MARSHALL Motor Holdings might have had a very busy 2019 – but the bosses of the company aren’t planning on putting their feet up any time soon.
Marshall, the seventh largest motor dealer group in the UK with 119 franchised dealerships representing 24 brand partners, published its financial results for 2019 this morning, revealing record revenue of £2.3bn and £33.1m operating profit.
Total new unit sales, like for like, grew by 0.3 per cent against a market decline of 2.4 per cent – an achievement CEO Daksh Gupta described as ‘stellar’. Like-for-like new retail sales, although down two per cent, again outperformed the market.
Looking at Marshall’s performance in the round, Gupta, speaking to Car Dealer Magazine today, described the results as ‘really strong when you consider the wider market’.
He added: ‘We had strong outperformance against the market against all of our key operational metrics: the total new market, retail, new fleet and used cars – so a clean sweep across the board, which is excellent.
‘Our used car performance was absolutely stand-out again, which is pleasing. Like-for-like units were up 6.1 per cent – a significant out-performance of the market and building on consecutive years of record results.
‘Every year we say we can’t maintain this momentum but we seem to keep doing it, which is great! We also invested £31.6m in 20 new businesses – that helped our revenues get to £2.3bn, which is a record for the group. And on a like-for-like basis, revenues were up for a fifth successive year, and that was another pleasing result given the market conditions.’
Like-for-like operating profit was £33.1m – down four per cent. Gupta said: ‘I was slightly disappointed personally – it’s the first year as CEO that I’ve not delivered a record – but in the context of the market, we thought that was an excellent result.
Asked about the mix of manufacturers Marshall represents across the UK, Gupta said: ‘One of the reasons we have the portfolio that we do is that brands are cyclical. The example I like to give is Peugeot.
‘Peugeot in the mid-2000s had a market share of about eight per cent but then dropped to about four and now they’re recovering and doing a fantastic job. All brands do this. All brands go up and down, and that’s why we have a balanced portfolio in the way that we do.’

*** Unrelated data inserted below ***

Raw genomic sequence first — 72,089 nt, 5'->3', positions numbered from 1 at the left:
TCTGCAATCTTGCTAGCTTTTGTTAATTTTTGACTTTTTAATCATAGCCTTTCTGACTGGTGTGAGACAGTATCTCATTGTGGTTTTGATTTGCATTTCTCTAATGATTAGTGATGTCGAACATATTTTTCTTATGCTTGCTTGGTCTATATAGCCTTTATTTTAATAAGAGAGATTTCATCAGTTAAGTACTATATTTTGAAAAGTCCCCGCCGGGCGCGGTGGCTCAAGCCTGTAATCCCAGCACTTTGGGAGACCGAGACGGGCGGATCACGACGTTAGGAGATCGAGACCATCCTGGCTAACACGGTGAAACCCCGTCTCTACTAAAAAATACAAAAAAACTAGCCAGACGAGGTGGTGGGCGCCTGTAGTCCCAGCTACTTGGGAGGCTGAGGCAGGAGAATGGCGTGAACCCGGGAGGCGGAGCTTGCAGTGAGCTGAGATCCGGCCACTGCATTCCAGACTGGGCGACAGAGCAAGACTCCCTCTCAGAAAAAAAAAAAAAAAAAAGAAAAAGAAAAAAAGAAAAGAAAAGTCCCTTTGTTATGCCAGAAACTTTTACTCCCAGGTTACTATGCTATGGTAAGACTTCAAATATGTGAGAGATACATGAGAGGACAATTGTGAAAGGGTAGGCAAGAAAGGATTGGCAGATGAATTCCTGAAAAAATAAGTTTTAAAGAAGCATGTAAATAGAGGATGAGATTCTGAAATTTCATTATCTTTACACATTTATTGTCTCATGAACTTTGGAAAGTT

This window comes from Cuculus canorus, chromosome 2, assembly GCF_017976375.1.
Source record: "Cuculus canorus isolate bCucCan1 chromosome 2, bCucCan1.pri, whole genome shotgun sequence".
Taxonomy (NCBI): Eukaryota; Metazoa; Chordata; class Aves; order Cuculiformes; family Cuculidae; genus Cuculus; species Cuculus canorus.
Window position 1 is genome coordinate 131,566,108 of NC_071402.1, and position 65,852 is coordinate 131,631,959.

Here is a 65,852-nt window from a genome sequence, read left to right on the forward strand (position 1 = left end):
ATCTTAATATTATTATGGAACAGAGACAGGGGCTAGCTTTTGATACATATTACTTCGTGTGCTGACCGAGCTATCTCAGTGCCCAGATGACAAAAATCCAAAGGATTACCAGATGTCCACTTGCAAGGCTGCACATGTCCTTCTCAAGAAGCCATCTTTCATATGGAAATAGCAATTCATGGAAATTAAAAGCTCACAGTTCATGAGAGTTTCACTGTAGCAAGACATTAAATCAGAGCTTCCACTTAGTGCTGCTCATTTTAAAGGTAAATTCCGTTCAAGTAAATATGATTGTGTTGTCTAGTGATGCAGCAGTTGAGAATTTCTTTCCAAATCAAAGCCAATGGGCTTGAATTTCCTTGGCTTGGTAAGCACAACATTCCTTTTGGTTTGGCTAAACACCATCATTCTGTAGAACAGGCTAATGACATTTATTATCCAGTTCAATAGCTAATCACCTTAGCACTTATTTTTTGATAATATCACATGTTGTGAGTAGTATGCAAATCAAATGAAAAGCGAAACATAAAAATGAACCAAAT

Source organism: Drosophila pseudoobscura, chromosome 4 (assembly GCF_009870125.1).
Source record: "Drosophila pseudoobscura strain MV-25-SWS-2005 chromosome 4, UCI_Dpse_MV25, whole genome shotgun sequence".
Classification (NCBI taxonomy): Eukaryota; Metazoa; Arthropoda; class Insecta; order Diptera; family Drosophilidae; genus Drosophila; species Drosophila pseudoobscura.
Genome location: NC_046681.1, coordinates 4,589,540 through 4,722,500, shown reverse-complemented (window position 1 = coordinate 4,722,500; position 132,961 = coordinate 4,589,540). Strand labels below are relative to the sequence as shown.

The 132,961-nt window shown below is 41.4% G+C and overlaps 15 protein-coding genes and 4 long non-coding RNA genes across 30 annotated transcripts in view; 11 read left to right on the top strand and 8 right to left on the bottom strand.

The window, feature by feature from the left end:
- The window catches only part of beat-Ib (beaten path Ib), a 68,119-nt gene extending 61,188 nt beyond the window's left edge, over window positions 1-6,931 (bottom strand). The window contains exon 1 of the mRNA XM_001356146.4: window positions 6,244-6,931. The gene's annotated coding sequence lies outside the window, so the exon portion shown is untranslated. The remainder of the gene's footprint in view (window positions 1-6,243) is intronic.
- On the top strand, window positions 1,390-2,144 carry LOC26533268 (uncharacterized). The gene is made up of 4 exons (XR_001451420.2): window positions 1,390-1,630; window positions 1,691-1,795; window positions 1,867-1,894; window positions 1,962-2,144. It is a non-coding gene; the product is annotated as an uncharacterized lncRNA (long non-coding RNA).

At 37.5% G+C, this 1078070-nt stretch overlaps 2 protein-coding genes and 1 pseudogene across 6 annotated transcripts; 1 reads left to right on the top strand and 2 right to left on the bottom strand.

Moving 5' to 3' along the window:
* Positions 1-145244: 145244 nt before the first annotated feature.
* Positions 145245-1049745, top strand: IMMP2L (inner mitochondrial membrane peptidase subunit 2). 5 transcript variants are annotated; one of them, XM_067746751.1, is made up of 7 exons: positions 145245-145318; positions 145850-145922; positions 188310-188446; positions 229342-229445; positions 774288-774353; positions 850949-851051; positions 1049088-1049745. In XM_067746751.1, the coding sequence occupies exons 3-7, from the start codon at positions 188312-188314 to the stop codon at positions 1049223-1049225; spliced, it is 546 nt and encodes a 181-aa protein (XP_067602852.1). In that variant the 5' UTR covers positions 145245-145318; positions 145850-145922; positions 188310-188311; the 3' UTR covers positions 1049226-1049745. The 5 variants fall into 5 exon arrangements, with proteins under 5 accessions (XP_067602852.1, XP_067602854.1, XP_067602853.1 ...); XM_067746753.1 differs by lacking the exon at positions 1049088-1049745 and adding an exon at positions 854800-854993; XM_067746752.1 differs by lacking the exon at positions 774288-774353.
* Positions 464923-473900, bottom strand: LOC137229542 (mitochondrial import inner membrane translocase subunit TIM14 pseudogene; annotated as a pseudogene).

Turning to the company’s 2019 expansion, he said: ‘We spent £31.6m on acquisitions, adding 20 new businesses – it was very busy.
‘We added two Honda businesses, which we acquired from Jardine in Reading and Newbury – it’s a great territory and they are markets we already know very well as we are represented there with the former Ridgeway businesses. We’re number two for Honda – we’ve got good scale there with eight locations.
‘We acquired our ninth Volvo dealership – in Derby – from Vertu. That cements our number-one position for that brand and we will probably do around 10 per cent of their UK volumes now.
‘But the most notable growth was with Volkswagen Group. Not only were we awarded an open point in Lincoln, but we were also busy with the multiple acquisitions that we did to add 14 Volkswagen Group franchises.
‘As a result of those additions, Marshall is now the largest UK partner for Volkswagen Group. I’m really pleased about that, because we only took our first Volkswagen Group franchise in 2012 and it demonstrates the strength of the relationship we have with the Volkswagen Group.
‘Part of our strategy is partnering with the right brands in the right markets, and I’ve got absolutely no doubt that when you look at the investments these companies are making into future electrification and mobility solutions, that Volkswagen Group will be among the winners. They’re investing 66 billion euros. Nobody else can get anywhere near that level and that’s why I’m super-excited to be partnering with them.’
Did he have any message for Marshall’s dealer principals and sales teams in the context of 2019’s results?
‘The message to the dealers is look – you can’t control what’s happening in the wider market, you can’t control what’s happening with coronavirus, you can’t control what’s happening with Brexit-related trade negotiations.
‘What you’ve got to do is focus on what’s important. Treat your people really well, focus on inquiry management every single day and do the basics brilliantly well. The number-one thing is mindset.’
And will 2020 be as busy as 2019 proved to be? He added: ‘We are reviewing acquisition opportunities all the time, but we will only pursue these where it makes strategic and financial sense for our shareholders. Last year was another statement of intent – that intent has been there for many, many years. I’m certainly not planning on putting my feet up!’